Furthermore, Maybank IB foresees additional policy announcements, including the next installment of the National Automotive Policy (NAP), which is expected to strengthen the policy focus and facilitations for the EV ecosystem in alignment with the National Energy Transition Roadmap (NETR) and the New Industrial Master Plan (NIMP) 2030.
Hezeri emphasised the need to not only offering incentives to car companies but also to consumers, as a robust domestic market enhances the attractiveness of investments.
“Our forte would be our microchip industry and our highly skilled labour, and language. We also have a bigger portion of consumers who have been proven to accept new technology quicker than the other Asean market. “These are all good for a booming EV market, but the government needs to act fast.
Recently, Stellantis Group announced a big investment in EV where Malaysia will be its hub for not only export, but as a distribution hub for its components and spare parts.
“Focus should be given to those who have decided to invest here, so that the companies’ objectives can be realised or even beyond their expectation. “As companies need to invest here, Malaysia will also have to invest,” he noted.
Meanwhile, Tradeview Capital Sdn Bhd vice president Tan Cheng Wen said the Malaysian Automotive Association (MAA) had forecasted a total industry volume (TIV) of 740,000 for 2024. However, he believes that this may be an optimistic scenario as vehicle ownership will be costlier due to the rationalisation of targeted subsidies, as well as the higher service tax rates which affects maintenance and vehicle repair services.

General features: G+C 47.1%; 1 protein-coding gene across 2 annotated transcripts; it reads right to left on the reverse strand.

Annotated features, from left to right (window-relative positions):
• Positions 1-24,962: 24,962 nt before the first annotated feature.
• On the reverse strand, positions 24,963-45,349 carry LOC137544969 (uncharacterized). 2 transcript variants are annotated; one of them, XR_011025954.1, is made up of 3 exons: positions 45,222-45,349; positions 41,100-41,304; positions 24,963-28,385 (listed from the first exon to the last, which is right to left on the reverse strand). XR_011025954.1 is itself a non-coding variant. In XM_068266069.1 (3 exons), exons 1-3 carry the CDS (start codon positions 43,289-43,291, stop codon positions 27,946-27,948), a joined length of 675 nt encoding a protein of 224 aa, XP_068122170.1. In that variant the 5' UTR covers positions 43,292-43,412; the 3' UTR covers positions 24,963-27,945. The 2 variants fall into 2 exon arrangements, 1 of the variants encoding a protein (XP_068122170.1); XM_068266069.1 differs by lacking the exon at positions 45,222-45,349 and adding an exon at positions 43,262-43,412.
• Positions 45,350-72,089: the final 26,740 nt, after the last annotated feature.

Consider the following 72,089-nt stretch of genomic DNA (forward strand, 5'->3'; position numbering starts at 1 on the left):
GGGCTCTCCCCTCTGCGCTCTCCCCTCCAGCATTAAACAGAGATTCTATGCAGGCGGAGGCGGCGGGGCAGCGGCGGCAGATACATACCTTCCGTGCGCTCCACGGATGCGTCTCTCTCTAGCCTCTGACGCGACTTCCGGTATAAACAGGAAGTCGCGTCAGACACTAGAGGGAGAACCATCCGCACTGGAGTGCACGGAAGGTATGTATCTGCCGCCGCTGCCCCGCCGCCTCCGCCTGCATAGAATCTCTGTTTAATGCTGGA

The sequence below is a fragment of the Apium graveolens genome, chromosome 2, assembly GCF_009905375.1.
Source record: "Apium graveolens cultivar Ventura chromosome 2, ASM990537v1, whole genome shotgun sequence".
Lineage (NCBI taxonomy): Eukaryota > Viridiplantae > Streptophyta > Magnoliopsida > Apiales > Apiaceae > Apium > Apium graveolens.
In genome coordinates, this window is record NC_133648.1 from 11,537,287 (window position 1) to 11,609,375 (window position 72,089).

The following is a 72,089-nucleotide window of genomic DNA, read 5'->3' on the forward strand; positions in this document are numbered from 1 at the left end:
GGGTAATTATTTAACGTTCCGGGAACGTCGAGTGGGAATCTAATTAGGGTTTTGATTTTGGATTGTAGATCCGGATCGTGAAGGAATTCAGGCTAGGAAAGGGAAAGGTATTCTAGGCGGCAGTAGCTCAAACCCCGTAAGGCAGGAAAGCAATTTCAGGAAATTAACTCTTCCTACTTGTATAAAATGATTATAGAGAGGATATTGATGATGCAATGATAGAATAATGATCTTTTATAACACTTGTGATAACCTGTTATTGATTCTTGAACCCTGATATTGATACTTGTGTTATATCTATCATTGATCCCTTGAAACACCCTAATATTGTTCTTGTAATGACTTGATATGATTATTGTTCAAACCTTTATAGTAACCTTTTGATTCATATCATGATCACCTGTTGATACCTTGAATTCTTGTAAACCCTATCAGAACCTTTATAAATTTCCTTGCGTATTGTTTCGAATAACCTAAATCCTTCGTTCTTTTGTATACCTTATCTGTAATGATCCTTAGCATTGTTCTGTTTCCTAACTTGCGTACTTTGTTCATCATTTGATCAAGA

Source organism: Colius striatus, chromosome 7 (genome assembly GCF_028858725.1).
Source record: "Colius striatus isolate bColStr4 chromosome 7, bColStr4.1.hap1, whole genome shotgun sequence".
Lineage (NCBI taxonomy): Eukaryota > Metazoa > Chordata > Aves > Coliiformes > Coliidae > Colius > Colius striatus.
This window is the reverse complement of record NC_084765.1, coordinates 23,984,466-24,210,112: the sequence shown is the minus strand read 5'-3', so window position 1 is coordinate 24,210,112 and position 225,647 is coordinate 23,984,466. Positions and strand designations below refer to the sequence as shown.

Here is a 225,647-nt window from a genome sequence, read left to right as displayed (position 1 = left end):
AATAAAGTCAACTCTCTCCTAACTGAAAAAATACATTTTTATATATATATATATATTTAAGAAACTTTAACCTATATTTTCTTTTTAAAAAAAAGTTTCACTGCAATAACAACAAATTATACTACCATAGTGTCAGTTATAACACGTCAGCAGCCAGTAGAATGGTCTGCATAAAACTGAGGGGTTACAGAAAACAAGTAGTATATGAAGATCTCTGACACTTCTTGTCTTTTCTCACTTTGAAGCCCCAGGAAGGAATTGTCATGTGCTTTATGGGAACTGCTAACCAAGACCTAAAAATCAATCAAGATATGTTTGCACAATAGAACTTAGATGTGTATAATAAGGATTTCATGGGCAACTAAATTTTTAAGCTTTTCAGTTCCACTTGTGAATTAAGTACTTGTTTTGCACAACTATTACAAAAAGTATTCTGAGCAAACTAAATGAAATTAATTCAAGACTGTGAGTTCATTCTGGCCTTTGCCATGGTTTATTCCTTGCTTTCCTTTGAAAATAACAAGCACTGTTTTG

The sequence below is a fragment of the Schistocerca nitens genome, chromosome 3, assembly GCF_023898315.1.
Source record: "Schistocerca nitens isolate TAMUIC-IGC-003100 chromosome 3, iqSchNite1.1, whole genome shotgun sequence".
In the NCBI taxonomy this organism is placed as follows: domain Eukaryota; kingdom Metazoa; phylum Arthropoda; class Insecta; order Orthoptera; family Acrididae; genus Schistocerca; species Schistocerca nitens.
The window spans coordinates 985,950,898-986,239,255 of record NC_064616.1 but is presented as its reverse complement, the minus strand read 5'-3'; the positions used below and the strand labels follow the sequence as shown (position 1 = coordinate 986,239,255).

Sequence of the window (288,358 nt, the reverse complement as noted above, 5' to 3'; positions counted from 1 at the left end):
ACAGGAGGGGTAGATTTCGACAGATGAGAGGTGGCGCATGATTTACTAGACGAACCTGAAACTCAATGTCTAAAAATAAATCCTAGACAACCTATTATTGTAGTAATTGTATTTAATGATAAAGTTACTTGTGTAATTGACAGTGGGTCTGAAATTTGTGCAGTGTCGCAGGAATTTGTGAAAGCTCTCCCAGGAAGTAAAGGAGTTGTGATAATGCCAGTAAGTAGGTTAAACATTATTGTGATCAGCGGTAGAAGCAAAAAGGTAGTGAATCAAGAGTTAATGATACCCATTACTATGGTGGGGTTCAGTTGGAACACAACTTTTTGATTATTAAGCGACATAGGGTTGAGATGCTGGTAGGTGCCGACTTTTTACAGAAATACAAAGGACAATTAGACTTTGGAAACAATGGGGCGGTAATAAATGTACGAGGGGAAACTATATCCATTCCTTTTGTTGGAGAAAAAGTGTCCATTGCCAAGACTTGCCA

“Although the current penetration of battery EVs in the market is low, estimated at around one per cent, we believe that the proactive efforts by the government, exemplified by initiatives like the National Electric Transportation Roadmap (NETR), will only be a huge catalyst in expanding the adoption of EVs.
“The NETR aims to achieve a 50 per cent share of TIV for two-wheeled and four-wheeled EVs by 2040. “The upcoming update to the National Automotive Policy will very likely be accommodative to the NETR framework in facilitating and expanding the EV ecosystem,” he added.
Nevertheless, Tan said local automotive manufacturers have a target market and niche to serve and cater towards as the majority of EVs are targeted towards the upper middle class and above segments.
He said this can be seen from the price points of the Tesla Model 3, BYD Dolphin and Hyundai Ioniq.
“Subsidy rationalisation is unlikely to affect the B40 and lower M40 groups which are a huge proportion of customers for local automotive manufacturers, and they could also stand to gain from the upcoming Progressive Wage Policy implementation.
“We are looking forward to the relatively affordable EV models that will be introduced by Proton and Perodua to ride on this dominant key trend and serve this segment of consumers,” he added.